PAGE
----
*  a beet salad, which was prepared similarly to poke. E was happy because she wanted me to experience poke style, but I don’t eat raw fish, so doing it with beets, which I love, was a great alternative.
*  A mutligrain risotto with peanuts and greens
*  lawalu, which was opah (a fish) wrapped in green banana leaves and cooked buried in coals, served with various grilled vegetables
*  a upside-down pineapple polenta cake, served warm with vanilla gelato
*  butterscotch-miso rice pudding with lacy ginger wafers
Everything was super delicious! We will have to go again the next time we visit. I’m sure we’ll go to Town also. We love to support the local businesses of Kaimuki!

GIANT Hawaiian pancakes

After Sunday mass, B, E, and I went out for brunch. E suggested we go to Mac 24/7 at the Hilton just down the street from our hotel for pancakes.

While they do serve regular size pancakes, they are known for their Mac Daddy Challenge, which involves one person eating three 14″ pancakes with toppings in 90 minutes.  A friend of E’s did it – as a hungry teenager – but, with none of us in that category, we decided to split the order among us.

We opted for the pineapple coconut macadamia topping. Here is what our platter looked like after we each had a helping. (For perspective, the spoon is a serving-size spoon and the knife is pretty hefty, too.)
Mac Daddy pancakes

Not pictured is the pitcher of coconut syrup that we poured on our servings on our individual plates. There was maple-flavored syrup, too, but a) I don’t think maple goes with pineapple coconut macadamia and b) coming from New England, anything less than 100% pure maple syrup gives me the willies.

The pancakes were delicious. Even with three people, we did not finish them, though. After we each had seconds, there was still enough left for B and I to have breakfast the next day. Fortunately, we already had a bottle of coconut syrup in our hotel kitchen refrigerator.

A Thirty Hour Day

Yesterday was loooooong.

Our alarm rang at 4 AM so we could get to my parents’ place so they could help shuttle us to the airport for the first flight – a 6 AM to Philly. Yes, I know that at most airports we would have needed to arrive at the airport by 4 AM or sooner, but BGM is not like that.

We were delayed a bit by fog, but got to Philly in plenty of time to switch terminals and get breakfast before boarding a flight to Phoenix, which arrived early. So there was lunch and walking about the terminal and browsing the shops and finally boarding our flight to Honolulu, which also arrived early at about 5 PM Hawai’i Standard Time.

The rub is that HST is six hours earlier than Eastern Daylight Time, so our bodies felt like it was 11 PM – and we had gotten up at 4 AM.  It took a long time to deplane, get baggage, wait for the shuttle bus to the rental car lot, finish paperwork, drive to the hotel, and deal with check-in and parking garage issues. We were fading fast…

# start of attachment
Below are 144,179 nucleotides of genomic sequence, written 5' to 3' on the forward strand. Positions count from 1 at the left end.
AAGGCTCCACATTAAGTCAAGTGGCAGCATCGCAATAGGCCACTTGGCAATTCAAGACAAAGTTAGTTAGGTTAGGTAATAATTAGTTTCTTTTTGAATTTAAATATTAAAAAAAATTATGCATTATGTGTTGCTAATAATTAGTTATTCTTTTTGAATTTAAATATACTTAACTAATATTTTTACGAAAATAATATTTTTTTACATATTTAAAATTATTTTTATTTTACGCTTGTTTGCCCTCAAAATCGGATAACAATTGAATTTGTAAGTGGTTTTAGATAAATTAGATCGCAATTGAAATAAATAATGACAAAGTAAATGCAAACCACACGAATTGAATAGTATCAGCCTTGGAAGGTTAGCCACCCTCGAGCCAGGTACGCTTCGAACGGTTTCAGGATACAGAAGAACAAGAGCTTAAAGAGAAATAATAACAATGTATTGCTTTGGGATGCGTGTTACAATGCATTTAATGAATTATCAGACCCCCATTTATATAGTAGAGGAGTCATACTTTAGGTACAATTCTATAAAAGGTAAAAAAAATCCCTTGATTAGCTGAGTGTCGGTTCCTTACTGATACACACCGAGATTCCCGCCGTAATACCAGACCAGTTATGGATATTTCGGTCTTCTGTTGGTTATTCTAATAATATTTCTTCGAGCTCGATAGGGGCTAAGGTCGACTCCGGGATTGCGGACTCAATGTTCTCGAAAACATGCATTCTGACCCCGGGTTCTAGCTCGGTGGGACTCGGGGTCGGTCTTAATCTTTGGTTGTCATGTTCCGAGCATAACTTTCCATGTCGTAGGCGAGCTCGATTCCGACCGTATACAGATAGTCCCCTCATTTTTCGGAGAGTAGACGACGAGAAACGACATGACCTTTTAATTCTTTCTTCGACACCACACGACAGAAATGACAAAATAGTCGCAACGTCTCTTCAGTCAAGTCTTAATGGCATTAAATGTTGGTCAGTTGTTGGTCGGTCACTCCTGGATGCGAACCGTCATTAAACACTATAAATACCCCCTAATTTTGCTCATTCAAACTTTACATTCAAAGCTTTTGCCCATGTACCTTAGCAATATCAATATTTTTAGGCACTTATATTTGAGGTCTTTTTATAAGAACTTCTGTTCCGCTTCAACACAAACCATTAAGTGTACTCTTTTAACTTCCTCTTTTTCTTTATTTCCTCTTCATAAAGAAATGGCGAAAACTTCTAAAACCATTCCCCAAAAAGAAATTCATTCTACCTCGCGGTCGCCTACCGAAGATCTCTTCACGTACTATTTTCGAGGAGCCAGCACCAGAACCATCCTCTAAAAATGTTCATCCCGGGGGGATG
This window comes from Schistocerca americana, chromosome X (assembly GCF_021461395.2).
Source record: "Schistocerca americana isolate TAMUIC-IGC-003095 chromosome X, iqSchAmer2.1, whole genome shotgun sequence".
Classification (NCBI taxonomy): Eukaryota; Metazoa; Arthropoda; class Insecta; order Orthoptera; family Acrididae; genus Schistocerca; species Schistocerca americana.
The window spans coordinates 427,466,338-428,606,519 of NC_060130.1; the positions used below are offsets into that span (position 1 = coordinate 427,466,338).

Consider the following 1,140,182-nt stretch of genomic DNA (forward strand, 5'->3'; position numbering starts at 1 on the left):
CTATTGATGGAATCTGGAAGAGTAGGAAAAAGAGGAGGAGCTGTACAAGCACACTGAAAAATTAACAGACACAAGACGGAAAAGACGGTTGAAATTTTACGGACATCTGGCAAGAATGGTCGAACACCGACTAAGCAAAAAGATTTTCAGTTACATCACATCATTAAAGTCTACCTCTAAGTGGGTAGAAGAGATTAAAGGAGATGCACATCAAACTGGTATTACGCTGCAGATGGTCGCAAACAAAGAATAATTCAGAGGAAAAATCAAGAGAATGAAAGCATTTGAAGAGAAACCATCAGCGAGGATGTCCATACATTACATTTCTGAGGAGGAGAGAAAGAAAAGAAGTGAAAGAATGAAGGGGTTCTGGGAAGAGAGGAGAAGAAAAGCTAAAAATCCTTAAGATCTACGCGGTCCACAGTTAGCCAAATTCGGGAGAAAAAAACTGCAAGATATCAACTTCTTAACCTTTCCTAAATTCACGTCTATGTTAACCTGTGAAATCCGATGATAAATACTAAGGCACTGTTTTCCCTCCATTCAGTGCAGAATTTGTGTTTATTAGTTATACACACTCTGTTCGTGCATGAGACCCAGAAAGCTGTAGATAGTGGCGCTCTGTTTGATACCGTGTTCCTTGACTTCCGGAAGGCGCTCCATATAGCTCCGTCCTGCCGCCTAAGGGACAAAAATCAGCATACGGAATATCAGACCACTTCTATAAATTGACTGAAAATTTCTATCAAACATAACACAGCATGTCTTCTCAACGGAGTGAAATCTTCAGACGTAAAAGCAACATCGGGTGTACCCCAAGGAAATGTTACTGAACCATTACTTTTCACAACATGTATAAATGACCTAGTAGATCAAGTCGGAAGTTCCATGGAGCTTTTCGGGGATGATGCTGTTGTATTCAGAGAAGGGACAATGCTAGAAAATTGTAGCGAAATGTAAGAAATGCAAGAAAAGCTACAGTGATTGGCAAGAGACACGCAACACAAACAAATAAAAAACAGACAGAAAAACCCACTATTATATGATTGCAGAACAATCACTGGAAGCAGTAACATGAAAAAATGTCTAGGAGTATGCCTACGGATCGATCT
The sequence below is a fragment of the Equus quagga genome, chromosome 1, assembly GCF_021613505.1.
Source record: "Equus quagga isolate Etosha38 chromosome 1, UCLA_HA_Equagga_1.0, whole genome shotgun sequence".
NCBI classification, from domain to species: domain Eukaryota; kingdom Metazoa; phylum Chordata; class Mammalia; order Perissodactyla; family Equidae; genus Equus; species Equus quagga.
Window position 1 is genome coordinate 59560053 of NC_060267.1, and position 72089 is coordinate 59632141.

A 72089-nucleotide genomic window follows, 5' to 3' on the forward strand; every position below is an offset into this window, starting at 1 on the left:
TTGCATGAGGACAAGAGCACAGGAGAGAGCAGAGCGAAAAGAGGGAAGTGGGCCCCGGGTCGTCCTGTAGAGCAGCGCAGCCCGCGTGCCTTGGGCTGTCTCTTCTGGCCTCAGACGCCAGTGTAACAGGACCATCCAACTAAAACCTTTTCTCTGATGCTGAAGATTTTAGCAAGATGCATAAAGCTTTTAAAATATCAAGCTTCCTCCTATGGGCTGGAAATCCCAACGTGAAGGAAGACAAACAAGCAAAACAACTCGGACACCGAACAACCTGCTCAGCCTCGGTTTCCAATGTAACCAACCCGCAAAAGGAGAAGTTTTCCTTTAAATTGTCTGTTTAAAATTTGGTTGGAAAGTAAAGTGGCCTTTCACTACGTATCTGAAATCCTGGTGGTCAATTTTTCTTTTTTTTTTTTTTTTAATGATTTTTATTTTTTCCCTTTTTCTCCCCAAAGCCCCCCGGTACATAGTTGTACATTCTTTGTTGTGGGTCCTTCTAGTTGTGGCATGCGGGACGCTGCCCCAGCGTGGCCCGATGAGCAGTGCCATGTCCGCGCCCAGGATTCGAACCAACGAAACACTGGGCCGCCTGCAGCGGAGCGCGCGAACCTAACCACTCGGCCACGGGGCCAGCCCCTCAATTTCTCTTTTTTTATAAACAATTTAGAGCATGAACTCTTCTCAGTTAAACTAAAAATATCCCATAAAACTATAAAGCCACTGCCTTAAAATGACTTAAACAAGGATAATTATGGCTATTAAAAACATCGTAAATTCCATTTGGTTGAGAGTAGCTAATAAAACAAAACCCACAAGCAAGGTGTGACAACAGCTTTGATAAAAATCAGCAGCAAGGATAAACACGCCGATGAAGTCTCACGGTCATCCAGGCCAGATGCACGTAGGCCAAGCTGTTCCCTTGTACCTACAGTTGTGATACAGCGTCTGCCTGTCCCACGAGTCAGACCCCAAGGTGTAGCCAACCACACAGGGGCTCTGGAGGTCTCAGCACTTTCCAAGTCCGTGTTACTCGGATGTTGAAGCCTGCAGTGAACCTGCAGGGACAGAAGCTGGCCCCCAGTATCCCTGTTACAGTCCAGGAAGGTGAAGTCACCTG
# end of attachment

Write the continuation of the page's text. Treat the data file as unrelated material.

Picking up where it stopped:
Fortunately, our daughter E arrived with dinner, a delicious pasta salad with zucchini, Parmesan, and almonds that she had prepared and a loaf of fresh Italian bread. We are staying in a condominium hotel, so we had a fully equipped kitchen and a table for supper. Seeing E for the first time since they visited for Thanksgiving last November – and the food – helped revive us despite the length of the day, although I collapsed into bed a bit before 9:00.

Adjusting to time change is not one of my better skills, but B and I managed to sleep until 3 AM and then to snooze off and on until 6:00.   It’s now 4:15 PM and I admit to being a bit tired. But E will be done with her work day soon and we plan to go out to dinner and visit for the evening, which I hope will keep me going until a reasonable bedtime.

I’m hoping to get settled into Hawai’i Time sooner rather than later.

Drought, farms, and climate change

On the morning news, I heard the staggering statistics that California, which is in extreme drought, uses 80% of its water for agriculture, growing a third of the US supply of fruits and vegetables. It has already taken some farmland out of production or substituted crops that use less water. Meanwhile, it is in its fourth year of drought with snowpack under 5% of normal. As in over 95% of normally expected runoff water will not be there this year.

This should be setting off all kinds of alarm bells across the country. We need to shift our food production to more local areas and sustainable practices. Now, not in some distant future. We need to change our expectation of what foods we eat in which season of the year. When I was growing up, we ate fresh sweet corn in mid- to late-summer, when nearby farms were harvesting. We would prepare extra corn, cut it off the cob, and freeze it to eat at other times of year. We need to get back to this sense of eating fresh foods locally and preserving the extra produce to eat later rather than expecting California to send us strawberries in February. Certainly some crops, like citrus fruits, will not grow throughout the country, but others, like salad greens, can be grown close to where they are consumed, even in northern urban centers in winter where they can be grown indoors.

During the long slog fighting against shale gas development in New York State, I used many arguments against various aspects of this industrialization of our state. One of them was that, in this time of shifting climate, we needed to preserve our New York farms and forests for food production. Much of the farmland in the US is projected to have major droughts and heat waves as atmospheric carbon increases, including California and the Great Plains/Midwest farm belt. The Northeast, while expected to warm, is not expected to have severe issues with water supply. New York must assiduously protect its soils, water, and air from pollution in order to feed itself and other states as climate stressors increase.